What to Expect

The GenRISK Adult Genetics Program offers genetic risk assessment, diagnosis, testing and counseling. Our services cover many diseases, such as cancer, heart disease, diabetes, hemochromatosis (a disorder of excess iron absorption) and stroke. We can see if your personal and/or your family's history make it more likely that you or your children will develop a particular illness or condition. If so, we can create a program to manage your risks and possibly prevent the disease (or diseases).

A typical consultation is described below. We use a patient-oriented, multidisciplinary approach. We bring together preventive medicine with clinical genetics and counseling.


Making an Appointment

We begin by obtaining information about you and why you are coming to see us. You will be asked the reason for your referral or self-referral and sent a packet which will contain various forms to be completed prior to being given an appointment. We may ask to access medical records for you or a familiy member before seeing you. This packet contains personal medical history forms, family history forms and releases of information for you, and other family members. It is in your best interest to complete these forms so that we may be able to schedule an appointment for you. Or fax you this packet, together with some additional information.


Constructing Your Family Tree

We need as much information as possible about your family health history. This means information about your parents, brothers, sisters, children, grandparents, aunts, uncles, great aunts, great uncles, nieces, nephews and cousins. A complete family history helps pinpoint your risks. It also helps us design a plan to prevent or manage the disease you may be susceptible to. If you have gaps in what you know, please ask your relatives for more facts while you are completing the family history form. A checklist about what to know about your family history wil be included in your packet.


Gathering Medical Records

Records of your own and your family's medical history are valuable in estimating your risk of developing a condition. If you need help getting these records, our team can help. In some cases, you may need a Release of Information request form*  signed before the records will be given to you.

If a relative is dead and there are no medical records, a death certificate may be helpful. You can learn how to get death certificates at vitalrec.com.  Death certificates can be requested by the general public and do not require consent from the next-of-kin. Death certificates can often be ordered by mail, fax or the Internet for a small fee. You can try the Social Security Death index if you don't know your relative's date of birth or death or the county where he or she last lived. This index can be found at ancestry.com.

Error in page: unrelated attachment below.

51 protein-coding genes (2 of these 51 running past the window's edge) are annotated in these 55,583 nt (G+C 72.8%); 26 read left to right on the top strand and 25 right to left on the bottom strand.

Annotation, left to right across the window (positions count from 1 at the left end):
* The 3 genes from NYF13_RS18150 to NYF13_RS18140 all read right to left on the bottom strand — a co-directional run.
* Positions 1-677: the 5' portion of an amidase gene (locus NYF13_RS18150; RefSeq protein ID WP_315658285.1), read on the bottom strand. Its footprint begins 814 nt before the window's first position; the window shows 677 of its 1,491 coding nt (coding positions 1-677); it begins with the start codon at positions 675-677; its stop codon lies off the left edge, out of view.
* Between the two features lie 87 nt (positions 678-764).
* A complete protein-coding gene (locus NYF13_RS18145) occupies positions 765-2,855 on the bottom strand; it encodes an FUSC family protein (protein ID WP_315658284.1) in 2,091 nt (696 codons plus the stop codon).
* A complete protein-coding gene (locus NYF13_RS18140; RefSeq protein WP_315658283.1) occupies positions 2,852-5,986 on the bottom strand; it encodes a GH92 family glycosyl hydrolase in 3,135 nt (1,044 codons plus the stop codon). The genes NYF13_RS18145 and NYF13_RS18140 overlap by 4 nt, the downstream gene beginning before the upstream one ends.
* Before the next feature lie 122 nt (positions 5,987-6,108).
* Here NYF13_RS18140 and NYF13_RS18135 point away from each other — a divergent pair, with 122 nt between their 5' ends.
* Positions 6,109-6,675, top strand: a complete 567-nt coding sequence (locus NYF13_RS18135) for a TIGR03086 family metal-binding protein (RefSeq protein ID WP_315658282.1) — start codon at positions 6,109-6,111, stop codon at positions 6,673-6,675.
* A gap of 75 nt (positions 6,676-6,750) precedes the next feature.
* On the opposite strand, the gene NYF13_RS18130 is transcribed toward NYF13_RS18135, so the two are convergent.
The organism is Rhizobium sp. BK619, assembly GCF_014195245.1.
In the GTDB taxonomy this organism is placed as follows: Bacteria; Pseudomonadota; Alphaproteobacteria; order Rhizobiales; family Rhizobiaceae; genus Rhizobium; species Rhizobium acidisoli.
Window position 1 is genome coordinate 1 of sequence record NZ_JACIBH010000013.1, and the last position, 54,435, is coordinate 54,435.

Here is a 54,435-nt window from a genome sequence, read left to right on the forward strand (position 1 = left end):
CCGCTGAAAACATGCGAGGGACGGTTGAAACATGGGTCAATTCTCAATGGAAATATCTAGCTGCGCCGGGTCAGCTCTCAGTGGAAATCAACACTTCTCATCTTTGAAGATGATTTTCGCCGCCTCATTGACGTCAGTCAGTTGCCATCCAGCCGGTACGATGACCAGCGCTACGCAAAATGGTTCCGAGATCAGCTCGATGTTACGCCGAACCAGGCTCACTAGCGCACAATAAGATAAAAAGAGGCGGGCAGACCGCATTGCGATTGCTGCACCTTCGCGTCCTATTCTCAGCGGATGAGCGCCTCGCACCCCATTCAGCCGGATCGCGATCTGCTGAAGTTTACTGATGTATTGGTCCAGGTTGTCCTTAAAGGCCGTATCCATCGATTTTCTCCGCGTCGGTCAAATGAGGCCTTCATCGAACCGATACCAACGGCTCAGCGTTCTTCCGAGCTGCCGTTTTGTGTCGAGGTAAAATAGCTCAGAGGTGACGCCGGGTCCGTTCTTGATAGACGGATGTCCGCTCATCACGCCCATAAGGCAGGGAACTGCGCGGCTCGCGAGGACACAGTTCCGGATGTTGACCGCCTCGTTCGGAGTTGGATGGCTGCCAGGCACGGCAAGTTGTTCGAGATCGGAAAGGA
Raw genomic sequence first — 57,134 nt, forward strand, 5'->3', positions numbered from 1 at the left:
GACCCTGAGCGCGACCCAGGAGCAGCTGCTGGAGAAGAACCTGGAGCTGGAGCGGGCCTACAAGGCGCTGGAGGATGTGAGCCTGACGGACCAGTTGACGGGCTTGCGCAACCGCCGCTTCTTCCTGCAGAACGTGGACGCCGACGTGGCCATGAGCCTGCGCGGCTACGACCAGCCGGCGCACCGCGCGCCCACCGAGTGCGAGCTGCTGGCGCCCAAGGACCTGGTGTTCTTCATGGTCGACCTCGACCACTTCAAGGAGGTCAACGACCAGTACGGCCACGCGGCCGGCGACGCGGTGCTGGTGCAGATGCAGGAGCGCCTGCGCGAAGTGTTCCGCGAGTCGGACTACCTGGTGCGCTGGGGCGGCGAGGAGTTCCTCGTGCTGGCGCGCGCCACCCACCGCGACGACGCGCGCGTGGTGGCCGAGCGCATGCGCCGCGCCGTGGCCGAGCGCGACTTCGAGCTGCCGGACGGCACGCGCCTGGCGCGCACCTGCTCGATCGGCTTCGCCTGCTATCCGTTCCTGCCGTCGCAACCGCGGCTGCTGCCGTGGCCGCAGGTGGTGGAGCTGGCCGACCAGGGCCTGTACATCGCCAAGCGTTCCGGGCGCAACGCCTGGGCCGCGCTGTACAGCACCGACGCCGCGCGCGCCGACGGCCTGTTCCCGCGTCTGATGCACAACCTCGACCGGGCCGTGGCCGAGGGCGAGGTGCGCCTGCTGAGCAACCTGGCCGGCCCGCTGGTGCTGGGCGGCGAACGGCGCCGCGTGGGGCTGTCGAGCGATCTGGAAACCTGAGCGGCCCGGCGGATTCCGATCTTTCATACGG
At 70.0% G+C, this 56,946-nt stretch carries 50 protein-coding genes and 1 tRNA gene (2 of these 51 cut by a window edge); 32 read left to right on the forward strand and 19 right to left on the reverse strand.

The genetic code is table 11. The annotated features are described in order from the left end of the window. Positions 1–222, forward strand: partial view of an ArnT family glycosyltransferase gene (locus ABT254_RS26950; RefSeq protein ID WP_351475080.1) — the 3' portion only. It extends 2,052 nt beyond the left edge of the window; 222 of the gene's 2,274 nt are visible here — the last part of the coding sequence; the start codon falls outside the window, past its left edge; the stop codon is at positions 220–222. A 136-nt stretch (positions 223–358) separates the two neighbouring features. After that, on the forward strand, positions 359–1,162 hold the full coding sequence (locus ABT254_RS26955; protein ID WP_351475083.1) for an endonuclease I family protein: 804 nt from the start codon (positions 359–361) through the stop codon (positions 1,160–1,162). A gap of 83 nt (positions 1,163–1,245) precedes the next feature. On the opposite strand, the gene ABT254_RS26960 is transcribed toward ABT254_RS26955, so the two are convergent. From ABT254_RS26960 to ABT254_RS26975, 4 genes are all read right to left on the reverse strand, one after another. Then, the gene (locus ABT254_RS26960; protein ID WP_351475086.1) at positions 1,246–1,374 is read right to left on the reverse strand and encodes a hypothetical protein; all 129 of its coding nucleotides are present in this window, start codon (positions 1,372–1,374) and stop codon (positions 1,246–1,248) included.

Genetic Consultation/New Patient Visit

At your apointment, you will need to complete some registration and insurance/payment information paperwork. Measurements, such as blood pressure, height and weight, may be taken. You will then meet with a genetic counselor for about thirty to forty-five minutes. S/he will discuss the personal and family health history. You will also discuss general genetic concepts as they apply to your case, as well as genetic tests and how to better define your genetic risk and diagnosis.

You will then meet with the physician, who will review your personal medical history. This will cover any conditions you have, drugs you use to treat them, screening and prevention actions you may have taken and your lifestyle, including diet and exercise. You will also discuss how to best manage or prevent the disease you may be at risk for and will discuss how genetic test results might change the suggestions for management and prevention. S/he may also perform a physical exam to check for signs or symptoms of a particular inherited disorder.

If you decide to have genetic testing, your blood will be drawn by our clinical assistant or the doctor. Test results are usually ready at various times, but some rarer genetic syndromes require more complicated tests, which can take several months. At your first visit, you will be scheduled for a follow-up appointment to get your test results in person. It is standard of care and our striclty enforced policy to discuss all genetic test results in person and not on the telephone, regardless of what they may be. Please note that for cardiovascular disease testing, you must fast 12 to 14 hours before your appointment.

The entire process, from check in to check out, takes two to three hours.

After your first visit, a consultation note will be issued containing the information you were given during your appointment. This report will be sent to your referring doctors. You will have an opportunity who, if anyone, should receive a copy of this consultation note. You may also request that you receive a copy of this note.


Follow-up Consultation

At your follow-up appointment, your genetic test results will be disclosed by the genetic counselor and/or physician. Your results will be discussed in the context of your family history. We will also talk about how to manage your risks and maintain your health in view of your test results.

A second consultation note will be issued and sent to the physicians you designated at your first visit.

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